We divide our solutions according to the kind of the required separation system in two classes. The highly integrated and standardized CubeSats are deployed from so called container-type separation systems which cover the complete spacecraft. Bigger microsatellites are usually separated using separation-ring systems, therefore being “naked” on the LV-fairing. The design of these two satellite types is driven by completely different requirements.
The main advantage of a CubeSat in comparison to other satellite classes is the separation system. It is a closed container, which is opened in the destination orbit. The satellite is then ejected with a spring. This approach protects the launch vehicle from a mechanical failure of the satellite during the launch. This lowers the qualification requirements and allows launch service providers to offer unbureaucratic and short term launch opportunities for such satellites. Unfortunately, the mass of the separation system rises with the size of the CubeSat. Our calculations show, that the container approach starts being uneconomic from a size of 16U. This is where we see the border between CubeSats and Microsatellites.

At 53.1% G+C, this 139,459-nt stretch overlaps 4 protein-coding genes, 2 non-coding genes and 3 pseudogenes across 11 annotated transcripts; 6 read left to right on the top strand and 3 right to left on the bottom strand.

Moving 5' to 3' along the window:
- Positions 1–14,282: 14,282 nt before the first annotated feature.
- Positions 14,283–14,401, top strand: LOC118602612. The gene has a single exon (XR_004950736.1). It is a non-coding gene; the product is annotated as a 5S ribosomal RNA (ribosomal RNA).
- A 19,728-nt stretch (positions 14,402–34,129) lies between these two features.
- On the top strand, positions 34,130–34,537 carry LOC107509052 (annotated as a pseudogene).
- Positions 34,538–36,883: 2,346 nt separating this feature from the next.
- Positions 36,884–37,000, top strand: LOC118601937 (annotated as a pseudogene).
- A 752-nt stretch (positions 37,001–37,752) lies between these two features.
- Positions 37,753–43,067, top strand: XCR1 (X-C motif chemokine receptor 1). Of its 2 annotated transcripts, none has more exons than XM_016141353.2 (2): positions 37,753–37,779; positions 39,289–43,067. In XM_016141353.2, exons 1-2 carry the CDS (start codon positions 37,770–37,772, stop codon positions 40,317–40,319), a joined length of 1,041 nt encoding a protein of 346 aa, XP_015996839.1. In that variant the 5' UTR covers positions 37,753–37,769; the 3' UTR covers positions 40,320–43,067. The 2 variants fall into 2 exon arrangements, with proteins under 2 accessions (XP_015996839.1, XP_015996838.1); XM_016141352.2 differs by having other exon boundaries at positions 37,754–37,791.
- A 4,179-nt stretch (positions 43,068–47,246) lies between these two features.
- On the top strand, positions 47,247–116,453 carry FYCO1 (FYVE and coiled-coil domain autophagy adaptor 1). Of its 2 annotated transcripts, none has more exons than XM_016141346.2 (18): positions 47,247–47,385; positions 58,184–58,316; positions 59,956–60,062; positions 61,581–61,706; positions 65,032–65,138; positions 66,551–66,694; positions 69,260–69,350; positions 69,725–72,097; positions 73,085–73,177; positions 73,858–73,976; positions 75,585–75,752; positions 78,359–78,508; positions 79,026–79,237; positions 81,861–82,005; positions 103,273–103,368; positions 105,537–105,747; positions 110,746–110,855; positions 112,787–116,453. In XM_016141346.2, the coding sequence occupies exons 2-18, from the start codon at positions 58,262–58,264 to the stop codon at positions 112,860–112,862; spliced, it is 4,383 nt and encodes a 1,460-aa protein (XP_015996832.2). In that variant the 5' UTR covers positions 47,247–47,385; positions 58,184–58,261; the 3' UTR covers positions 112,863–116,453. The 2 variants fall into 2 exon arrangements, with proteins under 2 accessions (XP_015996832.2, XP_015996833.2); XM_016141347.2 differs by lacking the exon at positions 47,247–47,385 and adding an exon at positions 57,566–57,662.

If a task can not be solved with a CubeSat, more complex and powerful systems have to be chosen. This is especially the case if high ground resolutions are required, which only big telescopes can provide. Depending on the required performance of the remote sensing payload, we offer two types of satellite busses which build the base for the turnkey mission. Both platforms share most important parts of the on-board electronics and are both based on the experience and know-how from the highly successful TUBSAT programme of the TU Berlin.
Our mission is to find the optimal solution for every customer. Our diverse product portfolio allows for offering exactly the needed performance at a market-transforming price.